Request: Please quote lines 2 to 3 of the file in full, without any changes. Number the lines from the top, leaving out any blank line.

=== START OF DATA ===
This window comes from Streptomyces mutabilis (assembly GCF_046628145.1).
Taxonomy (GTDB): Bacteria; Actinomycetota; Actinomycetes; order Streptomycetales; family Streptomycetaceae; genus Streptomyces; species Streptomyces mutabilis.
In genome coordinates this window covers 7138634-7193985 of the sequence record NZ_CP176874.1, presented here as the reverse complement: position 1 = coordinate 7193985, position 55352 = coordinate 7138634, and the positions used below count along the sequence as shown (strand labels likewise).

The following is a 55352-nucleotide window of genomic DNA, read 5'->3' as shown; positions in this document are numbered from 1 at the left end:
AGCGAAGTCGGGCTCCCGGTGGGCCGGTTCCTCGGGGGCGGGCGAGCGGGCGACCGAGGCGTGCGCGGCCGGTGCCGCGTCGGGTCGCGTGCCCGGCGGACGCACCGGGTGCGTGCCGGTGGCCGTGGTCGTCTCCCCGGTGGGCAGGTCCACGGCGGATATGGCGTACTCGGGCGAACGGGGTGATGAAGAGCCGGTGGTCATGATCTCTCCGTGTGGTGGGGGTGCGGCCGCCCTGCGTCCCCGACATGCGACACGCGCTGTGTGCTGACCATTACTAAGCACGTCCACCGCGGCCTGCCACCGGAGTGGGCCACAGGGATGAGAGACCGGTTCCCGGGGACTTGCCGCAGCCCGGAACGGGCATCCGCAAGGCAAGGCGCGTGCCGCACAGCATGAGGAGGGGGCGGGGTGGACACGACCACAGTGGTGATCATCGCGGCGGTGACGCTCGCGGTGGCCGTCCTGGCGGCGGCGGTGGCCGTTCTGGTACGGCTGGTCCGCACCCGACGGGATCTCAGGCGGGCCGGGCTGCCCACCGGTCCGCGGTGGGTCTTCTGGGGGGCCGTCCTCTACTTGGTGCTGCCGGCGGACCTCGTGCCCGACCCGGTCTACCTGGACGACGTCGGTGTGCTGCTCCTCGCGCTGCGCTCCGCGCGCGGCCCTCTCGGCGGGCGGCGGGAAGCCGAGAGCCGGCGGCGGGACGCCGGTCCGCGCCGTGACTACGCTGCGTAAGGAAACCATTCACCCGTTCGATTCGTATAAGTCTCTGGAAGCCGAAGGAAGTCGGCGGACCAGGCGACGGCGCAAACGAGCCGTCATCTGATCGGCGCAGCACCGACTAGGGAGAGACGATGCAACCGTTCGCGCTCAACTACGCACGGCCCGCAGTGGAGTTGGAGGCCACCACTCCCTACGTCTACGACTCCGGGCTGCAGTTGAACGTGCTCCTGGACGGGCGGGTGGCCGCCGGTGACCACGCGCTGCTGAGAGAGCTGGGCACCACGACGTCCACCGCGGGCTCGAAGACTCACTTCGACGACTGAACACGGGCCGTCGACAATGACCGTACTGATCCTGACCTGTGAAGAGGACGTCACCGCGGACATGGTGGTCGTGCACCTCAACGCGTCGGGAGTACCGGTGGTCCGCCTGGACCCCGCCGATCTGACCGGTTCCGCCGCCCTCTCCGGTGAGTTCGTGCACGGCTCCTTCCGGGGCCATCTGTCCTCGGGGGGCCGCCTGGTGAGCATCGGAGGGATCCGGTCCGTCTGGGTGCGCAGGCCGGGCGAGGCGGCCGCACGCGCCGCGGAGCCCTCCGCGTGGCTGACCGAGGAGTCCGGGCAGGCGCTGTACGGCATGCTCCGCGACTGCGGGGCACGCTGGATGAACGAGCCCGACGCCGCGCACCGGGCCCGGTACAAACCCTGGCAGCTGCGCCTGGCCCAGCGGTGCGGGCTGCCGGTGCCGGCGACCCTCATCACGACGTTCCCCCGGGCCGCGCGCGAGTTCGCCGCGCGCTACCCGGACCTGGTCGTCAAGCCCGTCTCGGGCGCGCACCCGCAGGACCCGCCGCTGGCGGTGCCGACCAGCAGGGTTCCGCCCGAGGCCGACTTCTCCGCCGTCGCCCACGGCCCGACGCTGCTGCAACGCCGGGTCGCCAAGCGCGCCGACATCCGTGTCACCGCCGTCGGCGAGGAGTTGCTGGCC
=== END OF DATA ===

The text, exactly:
Taxonomy (GTDB): Bacteria; Actinomycetota; Actinomycetes; order Streptomycetales; family Streptomycetaceae; genus Streptomyces; species Streptomyces mutabilis.
In genome coordinates this window covers 7138634-7193985 of the sequence record NZ_CP176874.1, presented here as the reverse complement: position 1 = coordinate 7193985, position 55352 = coordinate 7138634, and the positions used below count along the sequence as shown (strand labels likewise).